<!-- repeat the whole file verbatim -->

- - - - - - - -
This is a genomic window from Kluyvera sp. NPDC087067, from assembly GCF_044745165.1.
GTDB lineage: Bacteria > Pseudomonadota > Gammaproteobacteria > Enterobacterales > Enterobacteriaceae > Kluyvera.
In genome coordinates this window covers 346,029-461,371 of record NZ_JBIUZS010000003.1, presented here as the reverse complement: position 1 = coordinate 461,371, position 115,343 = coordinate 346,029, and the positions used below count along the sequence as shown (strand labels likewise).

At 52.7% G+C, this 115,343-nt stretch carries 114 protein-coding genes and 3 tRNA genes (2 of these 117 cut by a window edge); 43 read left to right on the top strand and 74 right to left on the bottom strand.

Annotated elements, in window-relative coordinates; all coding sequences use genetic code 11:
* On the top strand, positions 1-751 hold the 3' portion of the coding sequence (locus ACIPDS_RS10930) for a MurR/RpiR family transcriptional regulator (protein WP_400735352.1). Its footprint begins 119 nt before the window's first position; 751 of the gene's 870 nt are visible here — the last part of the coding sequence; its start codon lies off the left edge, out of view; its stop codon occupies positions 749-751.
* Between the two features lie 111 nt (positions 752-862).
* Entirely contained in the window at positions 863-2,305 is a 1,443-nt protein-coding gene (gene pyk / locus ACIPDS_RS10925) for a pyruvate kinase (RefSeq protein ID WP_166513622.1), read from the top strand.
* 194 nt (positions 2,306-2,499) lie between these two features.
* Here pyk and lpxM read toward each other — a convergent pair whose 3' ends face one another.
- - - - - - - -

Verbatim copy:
This is a genomic window from Kluyvera sp. NPDC087067, from assembly GCF_044745165.1.
GTDB lineage: Bacteria > Pseudomonadota > Gammaproteobacteria > Enterobacterales > Enterobacteriaceae > Kluyvera.
In genome coordinates this window covers 346,029-461,371 of record NZ_JBIUZS010000003.1, presented here as the reverse complement: position 1 = coordinate 461,371, position 115,343 = coordinate 346,029, and the positions used below count along the sequence as shown (strand labels likewise).

At 52.7% G+C, this 115,343-nt stretch carries 114 protein-coding genes and 3 tRNA genes (2 of these 117 cut by a window edge); 43 read left to right on the top strand and 74 right to left on the bottom strand.

Annotated elements, in window-relative coordinates; all coding sequences use genetic code 11:
* On the top strand, positions 1-751 hold the 3' portion of the coding sequence (locus ACIPDS_RS10930) for a MurR/RpiR family transcriptional regulator (protein WP_400735352.1). Its footprint begins 119 nt before the window's first position; 751 of the gene's 870 nt are visible here — the last part of the coding sequence; its start codon lies off the left edge, out of view; its stop codon occupies positions 749-751.
* Between the two features lie 111 nt (positions 752-862).
* Entirely contained in the window at positions 863-2,305 is a 1,443-nt protein-coding gene (gene pyk / locus ACIPDS_RS10925) for a pyruvate kinase (RefSeq protein ID WP_166513622.1), read from the top strand.
* 194 nt (positions 2,306-2,499) lie between these two features.
* Here pyk and lpxM read toward each other — a convergent pair whose 3' ends face one another.